By David Poland firstname.lastname@example.org
CHANGING LANDSCAPE – 10/27/09
PRECIOUS BACKLASH – I am already feeling the urge to lash back at the talk of backlash.
It is the profound arrogance of the entertainment media to delude ourselves that we, not the real movie goers or even the privileged awards voters, decide what should be praised and how intensely. It is the same pathetic mindset that happens when Variety pans a movie like The Road or AntiChrist and other media monkeys line up to suggest that this is a meaningful moment in the history of the film and future audience reaction.
There can be no backlash against Precious because, so far, the entire definition of how the movie plays has been based on a breathless media and Oprah… not necessarily in that order.
Some fools are even wondering aloud whether Lee Daniels is costing himself a Best Director win by being honest in public… when he is a long ways away from getting a nomination, much less a win. (This is true of all the filmmakers in play, not just him.)
STOP!!!! Get some perspective. And stop damaging a movie like Precious by treating it, months before the response to the movie from real people and real voters will be heard, like the Holy Grail.
You know why Up In The Air has gone quiet lately? Because the folks at Paramount marketing get the joke. It’s hard to live up to the endless, screaming hype. Plus it turns a pulpy picture like Precious and really, a smoother-edged pulpy picture like Up In The Air into something an audience has to do… to cross off its list of responsibilities… and disallows the honest discovery of the film.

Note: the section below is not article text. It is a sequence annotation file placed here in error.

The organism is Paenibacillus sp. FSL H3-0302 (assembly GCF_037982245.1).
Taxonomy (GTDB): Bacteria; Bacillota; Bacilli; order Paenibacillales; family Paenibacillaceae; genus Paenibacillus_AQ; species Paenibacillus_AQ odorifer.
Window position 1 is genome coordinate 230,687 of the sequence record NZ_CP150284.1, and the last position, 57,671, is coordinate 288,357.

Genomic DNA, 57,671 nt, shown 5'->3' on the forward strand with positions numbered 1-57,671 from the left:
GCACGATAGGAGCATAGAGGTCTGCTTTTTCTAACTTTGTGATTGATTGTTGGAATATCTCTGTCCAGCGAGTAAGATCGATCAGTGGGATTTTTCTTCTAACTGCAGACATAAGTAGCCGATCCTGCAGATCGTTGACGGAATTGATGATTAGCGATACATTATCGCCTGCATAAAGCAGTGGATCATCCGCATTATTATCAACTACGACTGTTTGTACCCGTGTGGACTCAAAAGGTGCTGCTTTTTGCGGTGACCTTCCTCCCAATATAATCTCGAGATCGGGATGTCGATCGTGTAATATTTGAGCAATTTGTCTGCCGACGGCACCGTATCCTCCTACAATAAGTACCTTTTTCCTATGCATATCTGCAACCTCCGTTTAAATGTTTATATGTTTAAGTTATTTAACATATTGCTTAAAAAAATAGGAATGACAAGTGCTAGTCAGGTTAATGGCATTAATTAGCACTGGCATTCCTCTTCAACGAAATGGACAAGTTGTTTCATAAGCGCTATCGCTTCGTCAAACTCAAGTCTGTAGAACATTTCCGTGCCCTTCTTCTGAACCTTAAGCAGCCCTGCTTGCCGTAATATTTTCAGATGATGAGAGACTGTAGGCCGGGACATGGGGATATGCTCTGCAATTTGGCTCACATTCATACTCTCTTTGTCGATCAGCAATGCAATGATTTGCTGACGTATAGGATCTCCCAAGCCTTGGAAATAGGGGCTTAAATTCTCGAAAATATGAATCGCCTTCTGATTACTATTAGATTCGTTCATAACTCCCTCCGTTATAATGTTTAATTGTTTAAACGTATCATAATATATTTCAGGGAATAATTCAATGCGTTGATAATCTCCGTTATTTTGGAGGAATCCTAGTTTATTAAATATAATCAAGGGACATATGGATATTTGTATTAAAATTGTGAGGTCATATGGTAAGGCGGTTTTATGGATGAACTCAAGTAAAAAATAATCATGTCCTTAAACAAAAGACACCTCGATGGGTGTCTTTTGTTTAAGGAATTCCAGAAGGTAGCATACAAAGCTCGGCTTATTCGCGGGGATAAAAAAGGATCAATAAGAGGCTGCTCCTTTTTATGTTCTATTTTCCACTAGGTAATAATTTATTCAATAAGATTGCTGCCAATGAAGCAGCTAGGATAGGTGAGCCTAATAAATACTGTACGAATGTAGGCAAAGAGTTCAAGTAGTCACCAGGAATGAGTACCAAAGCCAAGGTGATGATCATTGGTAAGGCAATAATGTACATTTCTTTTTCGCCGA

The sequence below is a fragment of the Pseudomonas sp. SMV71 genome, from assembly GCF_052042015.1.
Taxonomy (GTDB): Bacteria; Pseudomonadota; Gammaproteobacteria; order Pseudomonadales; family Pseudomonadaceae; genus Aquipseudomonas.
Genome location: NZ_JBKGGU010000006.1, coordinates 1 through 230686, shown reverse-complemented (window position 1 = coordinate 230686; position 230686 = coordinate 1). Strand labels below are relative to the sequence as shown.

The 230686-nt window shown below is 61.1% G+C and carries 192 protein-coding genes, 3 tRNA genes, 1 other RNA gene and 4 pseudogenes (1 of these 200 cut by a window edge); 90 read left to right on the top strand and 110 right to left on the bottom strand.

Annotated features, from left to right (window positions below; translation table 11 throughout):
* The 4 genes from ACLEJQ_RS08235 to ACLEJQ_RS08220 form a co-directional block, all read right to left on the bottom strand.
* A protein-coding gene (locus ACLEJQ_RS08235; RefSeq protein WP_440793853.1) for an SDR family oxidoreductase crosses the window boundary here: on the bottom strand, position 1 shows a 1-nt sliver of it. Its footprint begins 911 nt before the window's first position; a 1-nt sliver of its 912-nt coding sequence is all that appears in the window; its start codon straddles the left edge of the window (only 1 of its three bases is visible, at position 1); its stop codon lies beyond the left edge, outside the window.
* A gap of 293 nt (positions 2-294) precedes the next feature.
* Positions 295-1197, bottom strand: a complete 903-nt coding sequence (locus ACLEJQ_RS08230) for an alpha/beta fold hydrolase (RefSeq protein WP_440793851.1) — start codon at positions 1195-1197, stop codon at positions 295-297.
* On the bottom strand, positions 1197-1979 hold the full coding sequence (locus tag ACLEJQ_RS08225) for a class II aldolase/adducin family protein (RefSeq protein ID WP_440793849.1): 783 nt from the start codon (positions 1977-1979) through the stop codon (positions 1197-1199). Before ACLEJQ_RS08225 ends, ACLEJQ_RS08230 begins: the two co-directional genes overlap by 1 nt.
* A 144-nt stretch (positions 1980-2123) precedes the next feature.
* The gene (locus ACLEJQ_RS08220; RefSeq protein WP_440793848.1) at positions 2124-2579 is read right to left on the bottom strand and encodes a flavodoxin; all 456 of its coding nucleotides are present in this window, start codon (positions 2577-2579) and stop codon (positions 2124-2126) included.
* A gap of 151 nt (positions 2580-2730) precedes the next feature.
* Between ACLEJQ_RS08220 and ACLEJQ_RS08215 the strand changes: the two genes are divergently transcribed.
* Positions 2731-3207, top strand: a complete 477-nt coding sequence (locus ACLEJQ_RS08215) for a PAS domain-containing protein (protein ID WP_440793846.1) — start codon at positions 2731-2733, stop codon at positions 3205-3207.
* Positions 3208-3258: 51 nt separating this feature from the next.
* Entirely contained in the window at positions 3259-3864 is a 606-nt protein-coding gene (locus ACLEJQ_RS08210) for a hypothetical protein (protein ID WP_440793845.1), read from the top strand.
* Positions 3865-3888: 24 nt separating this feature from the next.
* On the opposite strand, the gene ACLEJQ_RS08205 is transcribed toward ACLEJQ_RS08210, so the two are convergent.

For me, this goes back to Brokeback Mountain, which actually may have won had so many not assumed that it was a mortal lock to win and that any other result was backlash. This just wasn’t the case. The love for the film, once people saw it, was not universal. Not close. But worse, the positioning of inevitability emboldened Oscar voters who didn’t love the film to feel even more strongly about not loving it. They wanted to kill the hype… the finger-waving “I’m not going” of it all, not the movie.
You can’t tell people, “And you… and you… and you… you’re gonna love me.” You have to let them love you. And that is exactly, by the way, what Dreamgirls says at the end of that song, when the show immediately goes on without Effie.
Let me also point out… the overwrought screeching around this film is not coming from Lionsgate. It’s the media… really a few loud voices. This is not to discount the many people who have seen and love the film or the audience awards. But this is not a film that can march up to the Kodak and demand its Oscar. This is a year of many colors and we are a long way from a frontrunner.
Calm down and let’s get on without talk of frontrunners or backlashes until they are more than a figment of our prideful imaginations.
SOUPY & STERN – I had a thought sitting at the back of my head and finally got to look into whether I was having an aneurysm… I wasn’t. Soupy Sales was Howard Stern’s radio lead-in at WNBC when Stern rose to national fame/infamy and eventually got fired in a flash in September 1985.
When Stern got dumped – I happened to be working in the building at the time – the first rumor was that Sales was behind having him fired. But it wasn’t true. Stern had very crudely attacked the lead anchor of the lead money-making news show on WNBC-TV, which was also in the same building. She was the straw that broke management’s back on Stern.
But remembering back to those days, it amused me to remember that Soupy was still working in the big leagues then and leading into the dark side of modern radio.
SNL KAGAN’S LATEST SILLY STUDY RESULT – I don’t have the study in front of me, so I can’t deconstruct the details, but good gosh a’mighty, this “expensive movies are more profitable than small movies” headline is a load of excrement of monumental proportion.